Nicholas Daley: celebrating the blended fabric of British culture

© Iain Anderson

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At a time when no one is quite sure what “Britishness” is anymore – the concept a rich tangle of different cultures and kitsches – it might be odd to label someone a decidedly British designer.

Yet, while ‘British values’ may be a continued point of contention in our current political landscape, Nicholas Daley is proudly embracing the unique and energetic history of this bizarre isle.

For Daley, counterculture groups and subcultures are at the core of his work. With Afro-Caribbean and Scottish heritage, this combination has played an important part in shaping the Central Saint Martins graduate’s attitude; his menswear designs a direct response to something missing in the industry. “In terms of what I was looking at – my heritage, my perspective – it wasn’t necessarily shown or presented within the context of current men’s fashion, or fashion in general,” he argues. “I think designers do dip into it, but they might do a rude boy thing for one season, but the next they’re doing something else.”


The UK’s multicultural heritage is a continued source of inspiration, from the dandy styles of West-Indian immigrants arriving in post-war Britain to the 70s skinheads dancing to Don Letts’ eclectic DJ sets at the Roxy. Daley was particularly inspired by Letts’ ability to merge cultures, reaching out to the subcultural icon with the hope to further his research. “Straight away it just clicked,” Daley recalls. “We both like reggae, we have the same blood.”

Letts ended up modeling both Daley’s SS15 and AW15 collection, his fusion of aesthetics a tangible outlet for Daley’s ideas. “I picked up on Don to begin with, as an icon, as a character, someone who was going against the grain,” he explains. “Those first people who tried to cross over within the punk and reggae scene, there he was playing hard dub and rock before punk was even invented. So Don was playing all this heavy dub, all the King Tubby stuff, so that anti-established idea brought everyone together. Don was saying that Bob Marley used to ask him, ‘Why are you hanging out with these guys with piercings? It’s not right’, and Don was like, ‘these people are feeling the same way we are. They’re pissed off, they want to do something about it.’ And then a year or so later, Bob released Punky Reggae Party, so obviously even Bob had accepted this punk mentality.”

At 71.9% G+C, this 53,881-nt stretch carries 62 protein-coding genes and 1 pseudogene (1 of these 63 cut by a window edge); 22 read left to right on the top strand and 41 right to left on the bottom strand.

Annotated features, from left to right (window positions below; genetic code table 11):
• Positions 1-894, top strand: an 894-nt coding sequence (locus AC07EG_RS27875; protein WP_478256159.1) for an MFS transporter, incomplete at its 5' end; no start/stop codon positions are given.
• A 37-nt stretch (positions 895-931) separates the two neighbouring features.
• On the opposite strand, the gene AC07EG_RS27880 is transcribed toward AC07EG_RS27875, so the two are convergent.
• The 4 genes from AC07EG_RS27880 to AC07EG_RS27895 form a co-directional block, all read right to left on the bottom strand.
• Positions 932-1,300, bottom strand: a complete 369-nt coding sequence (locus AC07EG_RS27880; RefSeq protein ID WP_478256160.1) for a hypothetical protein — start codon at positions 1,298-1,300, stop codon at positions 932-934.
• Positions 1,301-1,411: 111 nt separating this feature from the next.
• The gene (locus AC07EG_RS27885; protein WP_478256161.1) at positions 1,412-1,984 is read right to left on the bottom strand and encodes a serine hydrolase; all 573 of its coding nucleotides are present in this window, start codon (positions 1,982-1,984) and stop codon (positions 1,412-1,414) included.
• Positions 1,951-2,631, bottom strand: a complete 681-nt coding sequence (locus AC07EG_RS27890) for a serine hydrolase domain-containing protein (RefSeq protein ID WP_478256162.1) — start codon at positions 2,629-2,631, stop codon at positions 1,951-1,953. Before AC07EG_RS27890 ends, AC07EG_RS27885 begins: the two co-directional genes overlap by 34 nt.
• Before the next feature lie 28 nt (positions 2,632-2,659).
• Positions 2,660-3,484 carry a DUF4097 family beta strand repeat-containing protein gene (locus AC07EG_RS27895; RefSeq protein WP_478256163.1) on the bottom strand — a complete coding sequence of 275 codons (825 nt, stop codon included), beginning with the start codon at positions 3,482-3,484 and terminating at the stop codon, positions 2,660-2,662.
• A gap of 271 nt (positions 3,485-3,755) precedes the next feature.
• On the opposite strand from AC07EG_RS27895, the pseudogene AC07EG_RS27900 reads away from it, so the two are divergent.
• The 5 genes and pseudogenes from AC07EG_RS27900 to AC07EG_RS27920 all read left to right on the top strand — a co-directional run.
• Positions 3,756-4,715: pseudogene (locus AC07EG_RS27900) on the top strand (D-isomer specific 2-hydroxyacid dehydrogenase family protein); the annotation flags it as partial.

© Iain Anderson

The fashion/music/culture crossover fuels the evolution of Daley’s menswear, and multiculturalism is more evident today than it ever has been. “You only have to walk down West Green Road just five minutes from the studio and you’ve got South American, Turkish, Polish, Brazilian, African, Caribbean… all within a single street. Seeing this variety of people, their religions and beliefs and their clothing, I’m picking up on it all.”

How does all this translate into a menswear wardrobe? Hanging on the rails of his studio are granddad collar shirts and high- waisted double pleat trousers with tapered legs and turn-ups. There’s a Panama hat made in collaboration with Christy’s from his graduate collection, for which the spec was ‘a Panama big enough for a man with dreads.’ With no existing block to create such a hat, the heritage hat makers took at policeman’s helmet and sat a fedora block on top to create the shape.

“Seeing a variety of people, with their religions and beliefs and their clothing – I’m picking up on it all”

Though not anti-fashion, Daley is wary of growing too quickly, of letting his ideas become diluted in the global machine. “I find fashion difficult at times. It’s so fast now, and I’ll put my hands up and say that I’m part of that instagramming culture. But the story, what you’re trying to say, has to be even stronger than before. There are so many designers who want to put out collections season after season but sometimes it feels like there’s just nothing new; nothing that really says anything.” This is really the embodiment of Nicholas Daley’s work and what makes his label essentially British: a combination of the prestige of heritage and the spirit of counterculture. “The music thing, one can’t work without the other. Every season I’ll do a mix to go with the collections, which I’m going to keep doing. And again, that’s something that creates more of a full world; all these different mediums I can get involved with only help reinforce what I’m trying to say. It all brings it together.”

Nicholas Daley’s AW15 collection is out now

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